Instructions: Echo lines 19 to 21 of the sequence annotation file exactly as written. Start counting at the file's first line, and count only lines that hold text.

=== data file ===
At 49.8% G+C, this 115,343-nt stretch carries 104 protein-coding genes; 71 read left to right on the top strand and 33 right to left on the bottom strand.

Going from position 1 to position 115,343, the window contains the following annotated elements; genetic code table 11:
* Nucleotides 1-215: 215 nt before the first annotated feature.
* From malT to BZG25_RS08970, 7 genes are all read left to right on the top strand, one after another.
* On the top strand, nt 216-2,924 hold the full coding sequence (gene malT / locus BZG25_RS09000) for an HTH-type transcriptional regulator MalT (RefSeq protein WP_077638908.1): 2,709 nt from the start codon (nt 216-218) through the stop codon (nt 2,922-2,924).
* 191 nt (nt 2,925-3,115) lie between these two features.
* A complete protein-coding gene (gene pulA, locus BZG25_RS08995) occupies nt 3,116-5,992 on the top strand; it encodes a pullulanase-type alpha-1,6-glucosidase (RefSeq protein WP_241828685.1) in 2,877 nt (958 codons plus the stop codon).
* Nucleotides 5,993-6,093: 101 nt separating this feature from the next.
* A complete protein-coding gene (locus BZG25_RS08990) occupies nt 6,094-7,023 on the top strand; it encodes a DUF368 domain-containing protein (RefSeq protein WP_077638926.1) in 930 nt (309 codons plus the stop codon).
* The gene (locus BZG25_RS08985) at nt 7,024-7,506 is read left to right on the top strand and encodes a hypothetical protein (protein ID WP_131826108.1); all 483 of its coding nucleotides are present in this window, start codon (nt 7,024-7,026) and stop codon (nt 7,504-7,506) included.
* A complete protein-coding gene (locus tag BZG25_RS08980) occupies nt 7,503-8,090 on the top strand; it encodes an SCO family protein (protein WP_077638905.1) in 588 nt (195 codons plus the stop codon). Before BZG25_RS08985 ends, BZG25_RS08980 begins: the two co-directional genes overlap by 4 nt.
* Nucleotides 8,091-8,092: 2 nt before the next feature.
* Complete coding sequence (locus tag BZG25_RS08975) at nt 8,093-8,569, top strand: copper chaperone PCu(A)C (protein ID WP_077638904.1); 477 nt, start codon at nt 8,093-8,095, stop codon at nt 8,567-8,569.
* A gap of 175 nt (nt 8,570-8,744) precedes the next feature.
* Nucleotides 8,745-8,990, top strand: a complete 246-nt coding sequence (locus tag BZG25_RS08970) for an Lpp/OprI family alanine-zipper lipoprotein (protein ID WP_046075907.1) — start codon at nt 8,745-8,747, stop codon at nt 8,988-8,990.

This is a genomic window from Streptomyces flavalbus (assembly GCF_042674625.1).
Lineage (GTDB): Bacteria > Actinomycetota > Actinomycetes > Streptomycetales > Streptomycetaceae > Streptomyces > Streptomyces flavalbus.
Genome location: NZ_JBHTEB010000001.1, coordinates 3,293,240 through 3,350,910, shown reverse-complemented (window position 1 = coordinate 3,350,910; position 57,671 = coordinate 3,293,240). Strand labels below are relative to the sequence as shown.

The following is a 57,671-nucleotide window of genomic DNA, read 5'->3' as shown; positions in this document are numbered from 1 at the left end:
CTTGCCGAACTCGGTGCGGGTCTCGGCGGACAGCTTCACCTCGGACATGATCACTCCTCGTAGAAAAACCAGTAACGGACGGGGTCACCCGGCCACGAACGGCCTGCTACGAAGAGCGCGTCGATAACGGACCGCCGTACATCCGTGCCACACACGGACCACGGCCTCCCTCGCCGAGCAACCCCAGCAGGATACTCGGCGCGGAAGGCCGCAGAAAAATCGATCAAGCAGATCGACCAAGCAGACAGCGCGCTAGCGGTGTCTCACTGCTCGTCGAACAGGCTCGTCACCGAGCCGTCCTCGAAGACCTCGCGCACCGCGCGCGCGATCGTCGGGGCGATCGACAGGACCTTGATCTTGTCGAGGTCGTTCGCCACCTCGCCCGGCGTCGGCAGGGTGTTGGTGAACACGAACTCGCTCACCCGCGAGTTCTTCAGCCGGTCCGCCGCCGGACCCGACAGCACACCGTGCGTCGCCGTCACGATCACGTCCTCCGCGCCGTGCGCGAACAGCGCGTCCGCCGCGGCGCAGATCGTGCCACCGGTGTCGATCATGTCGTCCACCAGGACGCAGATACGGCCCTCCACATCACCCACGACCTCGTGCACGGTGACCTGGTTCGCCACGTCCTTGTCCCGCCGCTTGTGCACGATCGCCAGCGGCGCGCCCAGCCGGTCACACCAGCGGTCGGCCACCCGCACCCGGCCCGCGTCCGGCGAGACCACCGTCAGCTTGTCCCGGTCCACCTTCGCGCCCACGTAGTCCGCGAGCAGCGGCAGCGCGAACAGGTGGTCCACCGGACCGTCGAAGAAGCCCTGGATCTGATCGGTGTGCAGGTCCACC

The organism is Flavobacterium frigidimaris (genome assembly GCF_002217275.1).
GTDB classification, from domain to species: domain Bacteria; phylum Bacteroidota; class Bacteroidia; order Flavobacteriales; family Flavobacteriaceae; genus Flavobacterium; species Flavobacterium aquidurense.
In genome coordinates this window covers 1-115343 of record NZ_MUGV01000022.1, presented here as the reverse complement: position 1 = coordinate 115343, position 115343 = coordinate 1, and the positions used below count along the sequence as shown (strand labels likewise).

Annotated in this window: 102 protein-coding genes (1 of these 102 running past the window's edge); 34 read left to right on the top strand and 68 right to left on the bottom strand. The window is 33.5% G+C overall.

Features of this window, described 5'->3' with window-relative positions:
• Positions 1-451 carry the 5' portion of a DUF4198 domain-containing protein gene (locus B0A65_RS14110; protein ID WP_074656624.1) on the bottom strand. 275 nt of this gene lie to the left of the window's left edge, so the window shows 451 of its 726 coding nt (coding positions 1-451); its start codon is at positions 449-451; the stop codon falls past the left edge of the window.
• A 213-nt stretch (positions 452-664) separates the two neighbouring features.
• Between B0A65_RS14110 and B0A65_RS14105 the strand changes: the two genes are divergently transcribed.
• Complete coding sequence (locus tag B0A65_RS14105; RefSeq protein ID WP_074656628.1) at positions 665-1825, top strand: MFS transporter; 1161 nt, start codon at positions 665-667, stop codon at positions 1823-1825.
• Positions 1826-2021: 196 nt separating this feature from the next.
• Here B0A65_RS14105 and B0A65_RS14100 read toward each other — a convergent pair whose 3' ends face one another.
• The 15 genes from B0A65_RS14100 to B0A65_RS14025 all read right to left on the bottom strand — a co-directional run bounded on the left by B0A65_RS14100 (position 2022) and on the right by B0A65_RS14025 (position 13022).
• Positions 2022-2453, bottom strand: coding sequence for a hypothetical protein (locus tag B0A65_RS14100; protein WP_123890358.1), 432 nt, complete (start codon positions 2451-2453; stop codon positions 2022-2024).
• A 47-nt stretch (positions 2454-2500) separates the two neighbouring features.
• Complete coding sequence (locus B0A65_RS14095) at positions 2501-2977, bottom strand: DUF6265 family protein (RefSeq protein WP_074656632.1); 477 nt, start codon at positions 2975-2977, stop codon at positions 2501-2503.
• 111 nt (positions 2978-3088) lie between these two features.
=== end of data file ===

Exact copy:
The following is a 57,671-nucleotide window of genomic DNA, read 5'->3' as shown; positions in this document are numbered from 1 at the left end:
CTTGCCGAACTCGGTGCGGGTCTCGGCGGACAGCTTCACCTCGGACATGATCACTCCTCGTAGAAAAACCAGTAACGGACGGGGTCACCCGGCCACGAACGGCCTGCTACGAAGAGCGCGTCGATAACGGACCGCCGTACATCCGTGCCACACACGGACCACGGCCTCCCTCGCCGAGCAACCCCAGCAGGATACTCGGCGCGGAAGGCCGCAGAAAAATCGATCAAGCAGATCGACCAAGCAGACAGCGCGCTAGCGGTGTCTCACTGCTCGTCGAACAGGCTCGTCACCGAGCCGTCCTCGAAGACCTCGCGCACCGCGCGCGCGATCGTCGGGGCGATCGACAGGACCTTGATCTTGTCGAGGTCGTTCGCCACCTCGCCCGGCGTCGGCAGGGTGTTGGTGAACACGAACTCGCTCACCCGCGAGTTCTTCAGCCGGTCCGCCGCCGGACCCGACAGCACACCGTGCGTCGCCGTCACGATCACGTCCTCCGCGCCGTGCGCGAACAGCGCGTCCGCCGCGGCGCAGATCGTGCCACCGGTGTCGATCATGTCGTCCACCAGGACGCAGATACGGCCCTCCACATCACCCACGACCTCGTGCACGGTGACCTGGTTCGCCACGTCCTTGTCCCGCCGCTTGTGCACGATCGCCAGCGGCGCGCCCAGCCGGTCACACCAGCGGTCGGCCACCCGCACCCGGCCCGCGTCCGGCGAGACCACCGTCAGCTTGTCCCGGTCCACCTTCGCGCCCACGTAGTCCGCGAGCAGCGGCAGCGCGAACAGGTGGTCCACCGGACCGTCGAAGAAGCCCTGGATCTGATCGGTGTGCAGGTCCACC

The organism is Flavobacterium frigidimaris (genome assembly GCF_002217275.1).